Pastor’s homeless ministry expands to documentary film

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Jeff Akers filmed homeless camps throughout the region for his documentary, "Homeless in the South." Photo provided.

Jeff Akers’ latest film project started with his ministry — and with lunch.

While serving meals to homeless people in Greenville, the pastor of I Am Church on Laurens Road “realized there was much more that I could do to educate others about the homeless epidemic within the Upstate and the South as a filmmaker.”

So Akers, who had started making films as a student in China and Taiwan, decided to document the faces of homelessness in Greenville, and then took to the road to explore other areas in the South.

The resulting documentary, “Homeless in the South,” takes an in-depth view into the lives of the homeless and the efforts to help them in Greenville as well as cities in Alabama, Georgia, and North Carolina.

The film will have its second public screening in Greenville on Thursday, June 29, at the Peace Center

About half of the film takes place in Greenville, Akers says, “because in the state of South Carolina, they have more homelessness than any other county,” he says. “So the story kept coming back to Greenville.”

His ministry started in Greenville in 2015 when he and some other local churches teamed up to work in the Buncombe Street area.

“There are so many different levels of homelessness, and each case is different,” he says. “But what was common as a starting point for most homeless people when I asked them, a majority of them dealt with loss — death of a sibling or a parent — and they just didn’t have time to recover. A majority of them dealt with something that put them in that position. They were already fighting one battle.”

Akers then went to other cities in the South, “just kind of following the trail,” over a year and a half.

“We found participating citizens by building relationships by visiting their camps, often with supporting community groups and the church members of I Am Church. Also, spending time in homeless camps allowed me to see certain trends to find them in other states and regions, because they seem to have similar needs.”

The South’s homeless situation is unique, Akers learned.

“Those who are homeless in the South have an easier time getting food than in the North, and it appears that homeless people in Greenville have a stronger sense of compassion and brotherly love toward each other,” he says. “What’s unique is the fact that the rise of homelessness is growing more rapidly here than in other any county in the state.”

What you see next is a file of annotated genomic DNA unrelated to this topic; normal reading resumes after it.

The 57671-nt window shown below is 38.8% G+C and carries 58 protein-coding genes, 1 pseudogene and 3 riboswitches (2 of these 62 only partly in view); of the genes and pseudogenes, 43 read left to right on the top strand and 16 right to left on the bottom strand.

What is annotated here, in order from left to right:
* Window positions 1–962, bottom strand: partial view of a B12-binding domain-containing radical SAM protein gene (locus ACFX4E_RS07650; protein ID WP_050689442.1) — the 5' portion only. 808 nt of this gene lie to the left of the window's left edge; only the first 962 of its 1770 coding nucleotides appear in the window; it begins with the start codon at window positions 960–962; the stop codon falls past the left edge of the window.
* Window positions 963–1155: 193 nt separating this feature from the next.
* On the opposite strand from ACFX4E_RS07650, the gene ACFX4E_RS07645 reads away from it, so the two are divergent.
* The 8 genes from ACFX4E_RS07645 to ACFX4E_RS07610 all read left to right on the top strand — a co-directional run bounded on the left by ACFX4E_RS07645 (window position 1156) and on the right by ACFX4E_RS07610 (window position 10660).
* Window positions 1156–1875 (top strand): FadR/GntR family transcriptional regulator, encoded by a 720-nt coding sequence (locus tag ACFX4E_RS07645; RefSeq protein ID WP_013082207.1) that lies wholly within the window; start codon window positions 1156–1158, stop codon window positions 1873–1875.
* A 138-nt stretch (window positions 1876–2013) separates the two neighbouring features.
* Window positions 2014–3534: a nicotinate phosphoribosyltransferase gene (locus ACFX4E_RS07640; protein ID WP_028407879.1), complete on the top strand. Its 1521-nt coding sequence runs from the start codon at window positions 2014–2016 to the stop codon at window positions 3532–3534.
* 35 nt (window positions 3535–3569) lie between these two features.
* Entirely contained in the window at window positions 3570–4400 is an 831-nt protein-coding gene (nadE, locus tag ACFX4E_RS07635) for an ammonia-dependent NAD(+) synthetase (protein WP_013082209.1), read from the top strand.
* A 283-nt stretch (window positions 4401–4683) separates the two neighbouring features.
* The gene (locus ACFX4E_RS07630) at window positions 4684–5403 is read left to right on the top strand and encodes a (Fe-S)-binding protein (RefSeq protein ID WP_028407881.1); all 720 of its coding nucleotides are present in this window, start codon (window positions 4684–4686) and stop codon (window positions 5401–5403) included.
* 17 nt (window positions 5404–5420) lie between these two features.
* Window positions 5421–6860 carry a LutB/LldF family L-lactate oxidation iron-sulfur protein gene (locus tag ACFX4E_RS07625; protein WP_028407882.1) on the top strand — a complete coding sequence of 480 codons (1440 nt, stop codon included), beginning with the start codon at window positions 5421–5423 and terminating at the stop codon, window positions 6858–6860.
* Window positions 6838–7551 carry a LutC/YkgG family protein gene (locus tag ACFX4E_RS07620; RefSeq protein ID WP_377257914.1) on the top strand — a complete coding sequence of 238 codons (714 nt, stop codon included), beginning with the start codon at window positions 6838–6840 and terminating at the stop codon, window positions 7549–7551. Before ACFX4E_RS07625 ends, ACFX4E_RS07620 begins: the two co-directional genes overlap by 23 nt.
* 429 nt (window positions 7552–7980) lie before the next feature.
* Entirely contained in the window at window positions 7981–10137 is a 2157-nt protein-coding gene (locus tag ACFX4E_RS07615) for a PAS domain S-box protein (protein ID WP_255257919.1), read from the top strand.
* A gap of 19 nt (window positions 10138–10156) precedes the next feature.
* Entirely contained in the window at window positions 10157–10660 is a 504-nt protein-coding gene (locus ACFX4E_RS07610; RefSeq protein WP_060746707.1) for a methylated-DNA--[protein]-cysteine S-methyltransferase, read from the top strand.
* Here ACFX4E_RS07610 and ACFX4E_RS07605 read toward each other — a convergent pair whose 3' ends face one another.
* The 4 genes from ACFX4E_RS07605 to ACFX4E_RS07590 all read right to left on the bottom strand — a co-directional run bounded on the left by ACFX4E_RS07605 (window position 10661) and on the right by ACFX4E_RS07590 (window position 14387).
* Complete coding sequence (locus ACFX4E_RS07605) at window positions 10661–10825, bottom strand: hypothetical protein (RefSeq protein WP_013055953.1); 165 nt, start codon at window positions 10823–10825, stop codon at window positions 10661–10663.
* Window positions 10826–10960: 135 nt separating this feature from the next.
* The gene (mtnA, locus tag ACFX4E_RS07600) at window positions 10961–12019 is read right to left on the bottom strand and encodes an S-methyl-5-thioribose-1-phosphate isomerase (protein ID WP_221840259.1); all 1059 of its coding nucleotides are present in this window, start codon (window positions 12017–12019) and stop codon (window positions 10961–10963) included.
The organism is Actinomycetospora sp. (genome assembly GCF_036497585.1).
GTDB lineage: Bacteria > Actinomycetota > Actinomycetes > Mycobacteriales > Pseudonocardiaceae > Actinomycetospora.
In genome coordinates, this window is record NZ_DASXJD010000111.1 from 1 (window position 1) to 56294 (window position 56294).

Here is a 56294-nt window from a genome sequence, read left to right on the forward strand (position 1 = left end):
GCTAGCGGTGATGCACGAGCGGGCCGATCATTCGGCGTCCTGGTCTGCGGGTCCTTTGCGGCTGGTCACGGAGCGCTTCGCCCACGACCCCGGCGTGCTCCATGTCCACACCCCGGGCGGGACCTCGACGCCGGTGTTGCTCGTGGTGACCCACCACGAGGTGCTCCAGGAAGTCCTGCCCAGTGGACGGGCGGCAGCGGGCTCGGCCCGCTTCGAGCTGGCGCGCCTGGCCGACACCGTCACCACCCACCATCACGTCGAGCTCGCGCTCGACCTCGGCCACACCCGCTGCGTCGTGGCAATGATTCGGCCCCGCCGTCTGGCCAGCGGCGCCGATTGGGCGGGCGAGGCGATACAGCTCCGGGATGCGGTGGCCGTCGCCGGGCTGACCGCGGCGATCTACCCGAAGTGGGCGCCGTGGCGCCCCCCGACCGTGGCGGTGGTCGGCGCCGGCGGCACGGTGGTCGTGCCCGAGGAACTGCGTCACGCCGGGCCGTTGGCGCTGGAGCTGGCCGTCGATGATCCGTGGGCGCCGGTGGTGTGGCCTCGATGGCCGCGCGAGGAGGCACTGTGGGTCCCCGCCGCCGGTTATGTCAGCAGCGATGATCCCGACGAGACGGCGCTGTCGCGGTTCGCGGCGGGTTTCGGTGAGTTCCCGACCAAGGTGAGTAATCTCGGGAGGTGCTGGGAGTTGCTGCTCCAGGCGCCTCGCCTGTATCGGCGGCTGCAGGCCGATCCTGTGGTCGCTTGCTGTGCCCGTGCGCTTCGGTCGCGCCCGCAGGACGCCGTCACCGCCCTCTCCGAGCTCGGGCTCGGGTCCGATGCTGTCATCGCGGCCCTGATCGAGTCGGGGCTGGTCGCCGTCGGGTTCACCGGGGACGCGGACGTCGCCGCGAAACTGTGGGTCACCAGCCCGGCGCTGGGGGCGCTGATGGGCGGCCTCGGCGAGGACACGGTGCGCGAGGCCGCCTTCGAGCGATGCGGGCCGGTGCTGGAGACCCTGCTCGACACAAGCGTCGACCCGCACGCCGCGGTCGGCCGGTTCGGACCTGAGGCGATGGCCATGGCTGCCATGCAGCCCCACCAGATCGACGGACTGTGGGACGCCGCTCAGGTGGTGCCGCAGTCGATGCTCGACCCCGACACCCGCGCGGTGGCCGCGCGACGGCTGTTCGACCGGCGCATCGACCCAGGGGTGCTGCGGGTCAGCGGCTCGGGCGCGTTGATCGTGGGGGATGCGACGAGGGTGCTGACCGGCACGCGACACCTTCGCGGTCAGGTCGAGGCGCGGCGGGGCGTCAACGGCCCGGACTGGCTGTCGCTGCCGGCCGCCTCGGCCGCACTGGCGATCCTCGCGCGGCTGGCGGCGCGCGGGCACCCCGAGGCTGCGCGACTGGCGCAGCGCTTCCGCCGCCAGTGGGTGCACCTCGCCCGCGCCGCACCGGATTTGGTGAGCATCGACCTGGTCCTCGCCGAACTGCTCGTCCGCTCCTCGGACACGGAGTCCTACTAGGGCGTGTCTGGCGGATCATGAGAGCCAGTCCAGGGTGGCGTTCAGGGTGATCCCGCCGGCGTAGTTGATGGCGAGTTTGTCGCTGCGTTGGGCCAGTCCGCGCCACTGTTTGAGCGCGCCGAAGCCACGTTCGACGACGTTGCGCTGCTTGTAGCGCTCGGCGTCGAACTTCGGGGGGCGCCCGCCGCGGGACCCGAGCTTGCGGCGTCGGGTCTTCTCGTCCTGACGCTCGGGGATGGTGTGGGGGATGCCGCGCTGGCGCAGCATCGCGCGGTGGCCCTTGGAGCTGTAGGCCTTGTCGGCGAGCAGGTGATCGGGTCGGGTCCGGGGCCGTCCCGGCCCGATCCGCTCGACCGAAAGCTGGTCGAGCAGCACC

Self-made communities within the woods are also larger in Greenville than homeless groups in the other states he visited, Akers discovered.

“It’s different for each city,” he says. “They all have a different feel. In some [the homeless] will talk to you, and in others that will never happen. They don’t want you to pry. And rightly so. It takes longer to build relationships.”

The stories he heard on his journey were profound and affecting, he says. “Each and every story stands out for different reasons, but one of the most difficult ones that stood out was one of the citizens sharing her struggle of being seven months pregnant and homeless and knowing that our team would have to leave her behind.”

One goal of “Homeless in the South” is to highlight organizations working to help the homeless in each city.

“Although we have service providers, a lot of people weren’t aware of how to get help,” he says. “There’s a lot of different places and agencies that can help, but they’re not designed to take everybody in the city. They’re 20, 30, 40 people versus a couple of hundred. … I think the average person wouldn’t know where to send a homeless person.”

A number of resources are listed on projecthomelessoutpost.org, the website of Project Homeless Outpost, which Akers founded.

A musician, Akers also wrote and performed the score for the film.

“Homeless in the South” is an extension of his ministry and community action, Akers says.

“My philosophy and belief is that we’re supposed to be the church, not go to church,” he says. “And in order to do that, you have to be in the community.”


“Homeless in the South”
Thursday, June 29, 6:30 p.m.
The Peace Center, Gunter Theatre
Tickets: $10

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